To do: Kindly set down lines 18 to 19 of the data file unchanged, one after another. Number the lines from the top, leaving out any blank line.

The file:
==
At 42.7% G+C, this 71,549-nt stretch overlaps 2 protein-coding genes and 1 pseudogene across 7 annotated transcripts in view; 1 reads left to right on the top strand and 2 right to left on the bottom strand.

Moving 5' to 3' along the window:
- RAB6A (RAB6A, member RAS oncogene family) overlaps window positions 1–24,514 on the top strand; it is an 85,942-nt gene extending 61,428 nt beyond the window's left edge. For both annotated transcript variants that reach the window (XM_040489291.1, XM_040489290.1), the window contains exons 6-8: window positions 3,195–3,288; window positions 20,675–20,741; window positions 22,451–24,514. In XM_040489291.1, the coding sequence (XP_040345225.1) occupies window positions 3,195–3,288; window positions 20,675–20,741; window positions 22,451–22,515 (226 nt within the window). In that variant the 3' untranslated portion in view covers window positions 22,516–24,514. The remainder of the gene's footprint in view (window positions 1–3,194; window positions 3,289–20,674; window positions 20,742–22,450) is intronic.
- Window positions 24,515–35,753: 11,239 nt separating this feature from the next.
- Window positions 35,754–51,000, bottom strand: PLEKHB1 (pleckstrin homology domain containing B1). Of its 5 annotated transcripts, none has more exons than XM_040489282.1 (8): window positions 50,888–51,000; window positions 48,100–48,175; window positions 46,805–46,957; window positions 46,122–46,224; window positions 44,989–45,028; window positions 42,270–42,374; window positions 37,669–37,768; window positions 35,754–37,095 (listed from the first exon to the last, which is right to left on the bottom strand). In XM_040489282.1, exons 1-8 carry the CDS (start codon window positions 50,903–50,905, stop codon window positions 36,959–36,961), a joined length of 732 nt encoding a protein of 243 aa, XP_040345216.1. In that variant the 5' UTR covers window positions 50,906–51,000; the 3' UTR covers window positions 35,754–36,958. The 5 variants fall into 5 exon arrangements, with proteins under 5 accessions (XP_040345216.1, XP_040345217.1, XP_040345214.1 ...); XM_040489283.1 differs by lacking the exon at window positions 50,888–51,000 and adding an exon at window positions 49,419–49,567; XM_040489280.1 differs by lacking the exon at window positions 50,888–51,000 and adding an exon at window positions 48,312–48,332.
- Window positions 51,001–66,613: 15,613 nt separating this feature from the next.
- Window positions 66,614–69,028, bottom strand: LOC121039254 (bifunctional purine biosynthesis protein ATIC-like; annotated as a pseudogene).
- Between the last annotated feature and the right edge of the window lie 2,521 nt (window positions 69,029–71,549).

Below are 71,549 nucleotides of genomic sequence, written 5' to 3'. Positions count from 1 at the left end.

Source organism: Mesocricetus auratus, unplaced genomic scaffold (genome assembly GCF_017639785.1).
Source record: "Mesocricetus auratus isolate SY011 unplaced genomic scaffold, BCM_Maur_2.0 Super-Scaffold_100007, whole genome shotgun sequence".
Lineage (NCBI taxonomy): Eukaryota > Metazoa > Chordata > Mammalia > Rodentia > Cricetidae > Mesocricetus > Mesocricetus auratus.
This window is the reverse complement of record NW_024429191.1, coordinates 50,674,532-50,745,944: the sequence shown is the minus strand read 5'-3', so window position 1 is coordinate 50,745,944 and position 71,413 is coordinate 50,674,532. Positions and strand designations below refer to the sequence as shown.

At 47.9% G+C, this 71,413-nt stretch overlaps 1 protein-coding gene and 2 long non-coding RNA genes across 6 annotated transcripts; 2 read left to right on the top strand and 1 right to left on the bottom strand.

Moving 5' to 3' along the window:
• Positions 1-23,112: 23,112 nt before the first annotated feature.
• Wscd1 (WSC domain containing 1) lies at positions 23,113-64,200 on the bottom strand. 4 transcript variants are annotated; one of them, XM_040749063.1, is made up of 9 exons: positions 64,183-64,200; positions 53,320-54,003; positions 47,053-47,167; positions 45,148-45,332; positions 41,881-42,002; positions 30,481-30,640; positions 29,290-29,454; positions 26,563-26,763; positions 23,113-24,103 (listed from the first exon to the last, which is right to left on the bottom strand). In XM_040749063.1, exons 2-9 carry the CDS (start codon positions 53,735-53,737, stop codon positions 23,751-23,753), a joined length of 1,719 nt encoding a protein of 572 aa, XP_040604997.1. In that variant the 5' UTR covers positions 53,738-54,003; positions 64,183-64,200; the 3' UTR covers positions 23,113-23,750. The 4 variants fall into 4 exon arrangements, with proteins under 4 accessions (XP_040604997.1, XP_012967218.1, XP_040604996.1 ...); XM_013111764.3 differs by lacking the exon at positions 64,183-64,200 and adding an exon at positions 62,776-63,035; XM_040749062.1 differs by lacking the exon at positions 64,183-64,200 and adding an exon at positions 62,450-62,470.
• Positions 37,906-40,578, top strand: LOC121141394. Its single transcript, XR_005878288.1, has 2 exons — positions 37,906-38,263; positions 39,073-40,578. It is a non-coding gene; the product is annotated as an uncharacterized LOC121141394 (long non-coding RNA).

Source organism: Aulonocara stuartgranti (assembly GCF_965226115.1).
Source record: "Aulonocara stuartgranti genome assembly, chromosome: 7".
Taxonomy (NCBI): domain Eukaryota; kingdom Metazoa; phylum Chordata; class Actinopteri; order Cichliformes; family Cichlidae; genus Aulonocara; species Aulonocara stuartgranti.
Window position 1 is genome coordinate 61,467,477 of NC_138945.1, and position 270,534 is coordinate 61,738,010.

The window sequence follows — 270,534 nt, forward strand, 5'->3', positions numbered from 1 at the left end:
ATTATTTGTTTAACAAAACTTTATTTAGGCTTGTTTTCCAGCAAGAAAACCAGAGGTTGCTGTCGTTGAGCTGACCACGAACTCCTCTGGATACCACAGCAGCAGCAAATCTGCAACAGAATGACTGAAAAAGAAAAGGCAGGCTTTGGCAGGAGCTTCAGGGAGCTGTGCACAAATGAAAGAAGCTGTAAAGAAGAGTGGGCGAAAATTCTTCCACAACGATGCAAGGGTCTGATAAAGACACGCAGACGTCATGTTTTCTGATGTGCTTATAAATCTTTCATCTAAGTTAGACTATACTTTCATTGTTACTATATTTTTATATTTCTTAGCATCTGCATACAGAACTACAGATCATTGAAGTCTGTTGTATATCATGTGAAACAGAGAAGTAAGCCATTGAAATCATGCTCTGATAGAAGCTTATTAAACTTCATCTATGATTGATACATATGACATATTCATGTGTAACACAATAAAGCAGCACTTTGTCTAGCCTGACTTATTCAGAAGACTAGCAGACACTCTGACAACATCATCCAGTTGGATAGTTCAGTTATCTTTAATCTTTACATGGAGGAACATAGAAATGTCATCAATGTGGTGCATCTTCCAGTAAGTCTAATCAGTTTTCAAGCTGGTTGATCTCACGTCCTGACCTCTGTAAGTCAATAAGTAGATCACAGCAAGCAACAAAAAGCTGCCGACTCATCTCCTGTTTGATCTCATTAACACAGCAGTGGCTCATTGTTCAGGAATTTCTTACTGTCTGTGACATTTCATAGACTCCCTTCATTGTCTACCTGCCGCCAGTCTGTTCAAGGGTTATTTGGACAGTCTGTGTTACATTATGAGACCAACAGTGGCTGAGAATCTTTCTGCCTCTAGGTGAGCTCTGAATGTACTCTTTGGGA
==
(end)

• Positions 37,906-40,578, top strand: LOC121141394. Its single transcript, XR_005878288.1, has 2 exons — positions 37,906-38,263; positions 39,073-40,578. It is a non-coding gene; the product is annotated as an uncharacterized LOC121141394 (long non-coding RNA).

Source organism: Aulonocara stuartgranti (assembly GCF_965226115.1).